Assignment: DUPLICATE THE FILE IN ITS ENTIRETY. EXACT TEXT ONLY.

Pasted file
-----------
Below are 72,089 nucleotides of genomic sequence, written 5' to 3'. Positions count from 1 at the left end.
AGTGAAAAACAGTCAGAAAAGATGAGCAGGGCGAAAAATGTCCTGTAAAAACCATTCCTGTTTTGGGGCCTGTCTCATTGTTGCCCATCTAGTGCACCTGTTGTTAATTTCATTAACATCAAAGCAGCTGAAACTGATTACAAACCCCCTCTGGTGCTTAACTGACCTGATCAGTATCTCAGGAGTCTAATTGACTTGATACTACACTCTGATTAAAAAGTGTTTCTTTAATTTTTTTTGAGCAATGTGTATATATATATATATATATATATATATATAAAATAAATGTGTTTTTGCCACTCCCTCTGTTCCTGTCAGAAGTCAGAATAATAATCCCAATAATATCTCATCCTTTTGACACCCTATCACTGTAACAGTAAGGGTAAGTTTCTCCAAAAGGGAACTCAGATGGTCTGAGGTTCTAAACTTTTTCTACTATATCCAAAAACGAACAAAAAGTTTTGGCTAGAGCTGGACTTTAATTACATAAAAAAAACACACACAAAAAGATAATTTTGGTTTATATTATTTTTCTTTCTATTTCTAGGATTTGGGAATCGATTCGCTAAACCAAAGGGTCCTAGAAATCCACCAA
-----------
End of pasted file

Below are 72,089 nucleotides of genomic sequence, written 5' to 3'. Positions count from 1 at the left end.
AGTGAAAAACAGTCAGAAAAGATGAGCAGGGCGAAAAATGTCCTGTAAAAACCATTCCTGTTTTGGGGCCTGTCTCATTGTTGCCCATCTAGTGCACCTGTTGTTAATTTCATTAACATCAAAGCAGCTGAAACTGATTACAAACCCCCTCTGGTGCTTAACTGACCTGATCAGTATCTCAGGAGTCTAATTGACTTGATACTACACTCTGATTAAAAAGTGTTTCTTTAATTTTTTTTGAGCAATGTGTATATATATATATATATATATATATATATAAAATAAATGTGTTTTTGCCACTCCCTCTGTTCCTGTCAGAAGTCAGAATAATAATCCCAATAATATCTCATCCTTTTGACACCCTATCACTGTAACAGTAAGGGTAAGTTTCTCCAAAAGGGAACTCAGATGGTCTGAGGTTCTAAACTTTTTCTACTATATCCAAAAACGAACAAAAAGTTTTGGCTAGAGCTGGACTTTAATTACATAAAAAAAACACACACAAAAAGATAATTTTGGTTTATATTATTTTTCTTTCTATTTCTAGGATTTGGGAATCGATTCGCTAAACCAAAGGGTCCTAGAAATCCACCAA